Double-barreled vehicles sparked a keen interest with novices and veterans alike by offering unusual and exciting gameplay. After a series of tests and adjustments, we're finally ready to introduce the highly anticipated branch of double-barreled heavy tanks. But first, a brief historical overview.
Looking Back in Time...
The development of armored vehicles with twin guns began between the First and Second World Wars. The greatest progress in this field was achieved by Soviet engineers who developed several projects of double-barreled tanks during World War II. In 1939, testing of the first Soviet double-barreled tank, which received the KV-U-0 index, was successful, and by 1941, there were two projects: the T-34-3 and the KV-7.
Why Did These Prototypes Never Leave the Drawing Board?
Two key factors prevented Soviet engineers from bringing twin-gun tanks to life:
- Inconvenient and complex operation and maintenance: The ergonomics of these vehicles were worse than those of standard single-barrel tanks. Due to the complexity of the design, the probability of their failure was also higher.
- High manufacturing cost: It was more economical to make two "regular" single-barrel tanks than one double-barreled colossus, taking into account the costs of developing and creating new production lines.
Double-barreled tanks were considered an innovative and breakthrough technical solution for their time, however. They would have had a higher chance of successfully defeating a target and were designed to play an important role on the battlefield — namely, to break through the enemy's defenses or to hold back their advance.
Both of the above constraints were not in-game obstacles for creating a new branch, so we’ve reinforced and developed the ideas of the Soviet engineers. In creating these vehicles, we’ve taken into account many nuances and tried to comply with all principles of the construction of such tanks. For example, all double-barreled tanks have an extended track platform, improved chassis, enlarged turrets, and other features. All vehicles are not only correct from an engineering point of view, but they also retain the visual features of the Soviet tank-building school.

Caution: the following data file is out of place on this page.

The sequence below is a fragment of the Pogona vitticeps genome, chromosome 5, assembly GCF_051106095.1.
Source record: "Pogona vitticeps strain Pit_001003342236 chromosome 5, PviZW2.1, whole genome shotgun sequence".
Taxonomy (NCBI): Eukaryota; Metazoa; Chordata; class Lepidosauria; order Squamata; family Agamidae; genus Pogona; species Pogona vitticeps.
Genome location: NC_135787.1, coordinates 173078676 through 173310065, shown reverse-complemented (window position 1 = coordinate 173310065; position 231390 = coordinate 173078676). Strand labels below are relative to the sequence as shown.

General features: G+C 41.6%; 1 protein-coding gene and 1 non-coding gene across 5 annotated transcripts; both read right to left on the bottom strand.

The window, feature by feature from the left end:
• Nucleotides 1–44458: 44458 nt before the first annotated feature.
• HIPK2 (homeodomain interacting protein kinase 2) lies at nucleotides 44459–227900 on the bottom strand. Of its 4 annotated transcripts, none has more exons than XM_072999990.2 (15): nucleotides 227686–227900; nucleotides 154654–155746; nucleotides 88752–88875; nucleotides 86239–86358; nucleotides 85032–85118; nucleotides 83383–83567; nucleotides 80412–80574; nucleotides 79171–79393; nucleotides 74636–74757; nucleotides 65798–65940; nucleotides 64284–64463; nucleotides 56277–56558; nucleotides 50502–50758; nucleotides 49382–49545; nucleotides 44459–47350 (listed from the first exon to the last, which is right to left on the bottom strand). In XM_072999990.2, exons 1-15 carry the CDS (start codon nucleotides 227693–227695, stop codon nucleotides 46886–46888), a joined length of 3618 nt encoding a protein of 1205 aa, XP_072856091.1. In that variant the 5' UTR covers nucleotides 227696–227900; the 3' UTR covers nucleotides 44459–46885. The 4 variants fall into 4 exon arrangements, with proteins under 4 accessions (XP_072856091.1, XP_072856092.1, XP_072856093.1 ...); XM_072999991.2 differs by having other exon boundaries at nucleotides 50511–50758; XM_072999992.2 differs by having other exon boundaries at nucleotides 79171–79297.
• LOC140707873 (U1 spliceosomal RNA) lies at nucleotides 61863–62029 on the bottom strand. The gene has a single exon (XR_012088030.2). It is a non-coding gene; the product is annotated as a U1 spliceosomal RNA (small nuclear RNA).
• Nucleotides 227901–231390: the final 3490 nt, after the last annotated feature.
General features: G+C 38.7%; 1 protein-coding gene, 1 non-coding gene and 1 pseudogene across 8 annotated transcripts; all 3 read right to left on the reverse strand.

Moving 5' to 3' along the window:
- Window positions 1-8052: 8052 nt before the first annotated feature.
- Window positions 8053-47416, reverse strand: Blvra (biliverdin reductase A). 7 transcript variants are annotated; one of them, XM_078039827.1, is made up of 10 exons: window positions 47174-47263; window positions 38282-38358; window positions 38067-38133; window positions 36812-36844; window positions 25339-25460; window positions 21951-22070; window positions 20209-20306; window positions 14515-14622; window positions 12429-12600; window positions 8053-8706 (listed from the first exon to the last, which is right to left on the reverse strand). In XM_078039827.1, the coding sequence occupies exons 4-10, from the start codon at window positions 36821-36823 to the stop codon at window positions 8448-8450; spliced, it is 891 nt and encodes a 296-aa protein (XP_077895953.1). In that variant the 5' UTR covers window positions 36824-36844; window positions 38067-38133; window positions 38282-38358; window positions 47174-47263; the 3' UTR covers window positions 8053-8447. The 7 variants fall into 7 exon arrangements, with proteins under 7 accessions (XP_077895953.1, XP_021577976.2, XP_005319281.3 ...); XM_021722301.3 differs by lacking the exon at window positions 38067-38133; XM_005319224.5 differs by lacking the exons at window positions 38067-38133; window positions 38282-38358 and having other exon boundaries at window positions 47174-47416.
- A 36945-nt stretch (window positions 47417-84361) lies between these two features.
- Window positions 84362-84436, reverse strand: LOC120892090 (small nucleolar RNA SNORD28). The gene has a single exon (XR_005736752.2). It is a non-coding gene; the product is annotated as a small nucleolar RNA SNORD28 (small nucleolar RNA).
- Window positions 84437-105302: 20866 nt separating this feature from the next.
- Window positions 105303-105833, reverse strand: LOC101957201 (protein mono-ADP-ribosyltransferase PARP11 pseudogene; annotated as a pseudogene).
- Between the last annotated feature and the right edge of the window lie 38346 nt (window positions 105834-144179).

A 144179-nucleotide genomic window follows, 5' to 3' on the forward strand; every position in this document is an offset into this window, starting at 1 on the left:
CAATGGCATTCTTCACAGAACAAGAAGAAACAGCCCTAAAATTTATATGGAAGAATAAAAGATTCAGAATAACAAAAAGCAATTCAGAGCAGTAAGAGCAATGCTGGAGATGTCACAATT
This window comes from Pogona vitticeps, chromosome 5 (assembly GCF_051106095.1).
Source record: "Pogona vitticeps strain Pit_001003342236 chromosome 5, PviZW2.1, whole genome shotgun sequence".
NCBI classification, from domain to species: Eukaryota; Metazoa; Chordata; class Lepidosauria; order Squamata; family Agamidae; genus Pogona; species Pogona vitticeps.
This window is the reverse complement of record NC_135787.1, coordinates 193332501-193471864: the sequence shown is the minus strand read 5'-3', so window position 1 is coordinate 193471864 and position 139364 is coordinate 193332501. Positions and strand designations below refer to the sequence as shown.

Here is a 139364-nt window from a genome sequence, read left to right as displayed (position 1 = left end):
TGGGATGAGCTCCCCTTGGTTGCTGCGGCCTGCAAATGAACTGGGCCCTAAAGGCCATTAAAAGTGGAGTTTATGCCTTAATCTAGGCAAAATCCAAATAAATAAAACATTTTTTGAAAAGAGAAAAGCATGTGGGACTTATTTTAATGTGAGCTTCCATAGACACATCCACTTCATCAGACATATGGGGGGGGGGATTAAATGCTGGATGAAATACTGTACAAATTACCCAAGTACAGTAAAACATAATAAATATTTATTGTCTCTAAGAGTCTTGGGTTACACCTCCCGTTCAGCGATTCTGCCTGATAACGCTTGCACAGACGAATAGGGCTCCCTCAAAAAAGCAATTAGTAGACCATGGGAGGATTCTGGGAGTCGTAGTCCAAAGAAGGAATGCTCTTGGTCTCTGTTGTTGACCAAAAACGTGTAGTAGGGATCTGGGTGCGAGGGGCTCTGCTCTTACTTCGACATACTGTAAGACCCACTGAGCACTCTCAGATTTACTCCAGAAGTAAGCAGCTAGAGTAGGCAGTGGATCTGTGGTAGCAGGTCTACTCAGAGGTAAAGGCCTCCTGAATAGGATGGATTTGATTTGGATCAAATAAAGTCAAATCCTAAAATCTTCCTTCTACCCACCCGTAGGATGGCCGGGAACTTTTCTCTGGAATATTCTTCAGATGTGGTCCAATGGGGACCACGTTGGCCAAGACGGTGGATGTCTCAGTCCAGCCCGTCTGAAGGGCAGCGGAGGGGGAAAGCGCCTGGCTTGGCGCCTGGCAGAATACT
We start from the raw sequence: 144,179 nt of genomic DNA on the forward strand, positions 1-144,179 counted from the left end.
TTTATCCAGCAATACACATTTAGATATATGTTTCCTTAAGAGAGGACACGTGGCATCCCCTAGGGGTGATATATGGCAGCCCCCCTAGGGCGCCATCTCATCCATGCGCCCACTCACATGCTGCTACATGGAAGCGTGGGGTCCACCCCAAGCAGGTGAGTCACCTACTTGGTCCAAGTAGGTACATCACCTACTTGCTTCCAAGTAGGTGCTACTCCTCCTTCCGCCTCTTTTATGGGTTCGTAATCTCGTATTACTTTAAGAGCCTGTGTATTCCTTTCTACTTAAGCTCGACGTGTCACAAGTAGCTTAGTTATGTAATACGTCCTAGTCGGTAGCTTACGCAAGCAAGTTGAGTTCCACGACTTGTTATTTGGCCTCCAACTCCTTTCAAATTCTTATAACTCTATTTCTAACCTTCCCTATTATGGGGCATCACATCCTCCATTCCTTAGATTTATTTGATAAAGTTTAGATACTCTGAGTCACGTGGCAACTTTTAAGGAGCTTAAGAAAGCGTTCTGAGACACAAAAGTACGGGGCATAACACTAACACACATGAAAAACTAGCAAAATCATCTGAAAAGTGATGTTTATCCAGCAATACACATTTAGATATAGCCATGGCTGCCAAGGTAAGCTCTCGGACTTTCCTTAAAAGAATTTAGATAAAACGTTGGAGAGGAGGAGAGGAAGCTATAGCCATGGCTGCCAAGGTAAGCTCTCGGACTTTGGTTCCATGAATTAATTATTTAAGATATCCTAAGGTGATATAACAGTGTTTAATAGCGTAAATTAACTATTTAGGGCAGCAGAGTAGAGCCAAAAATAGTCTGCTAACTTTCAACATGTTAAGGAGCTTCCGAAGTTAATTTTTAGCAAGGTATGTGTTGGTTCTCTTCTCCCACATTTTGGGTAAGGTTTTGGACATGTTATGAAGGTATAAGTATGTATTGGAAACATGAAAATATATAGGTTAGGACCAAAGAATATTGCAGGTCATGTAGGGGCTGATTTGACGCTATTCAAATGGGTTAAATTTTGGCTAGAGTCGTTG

Meet the Double-Barreled Heavies!
Researching the new sub-branch of double-barreled Soviet heavy tanks starts with the KV-3 at Tier VII. You’ll be able to move along the heavy branch or research these new double-barreled predators. In Update 1.7.1, the following three new vehicles will storm the battlefield:
Now let's take a look at each tank individually.
Although its name has the abbreviation of the legendary IS, the tank in its components is more similar to the KV-3, which, like the IS-2-II, was equipped with a 100 mm gun. Although it doesn't pack much damage, the IS-2-II is a versatile vehicle and a good training platform. In addition, the 100 mm guns are comfortable to shoot, which helps you to better master their mechanics. It takes a shorter time to prepare for the shot, and the penalty after a double shot is also reduced.
With this tank you have access to all three shooting modes — cyclic, sequential, and double-shots. Given this is a transitional stage to a new branch, it is a good opportunity to practice using the cyclic (regular) mode to get used to some of the nuances of having two guns on your vehicle. Let's review its mechanics.
Cyclic (regular): Firing one gun that reloads after each shot
When you want to shoot at an enemy vehicle, just aim and fire, as with any regular tank. After shooting the active, let’s say, left gun, it starts reloading. The second one (the right gun) now becomes active. When the left gun is loaded, take a shot with the right gun. Then the right gun starts reloading, the left one becomes active again, and the cycle repeats. The principle of shooting is like any other tank, only with the additional movement of the aiming camera.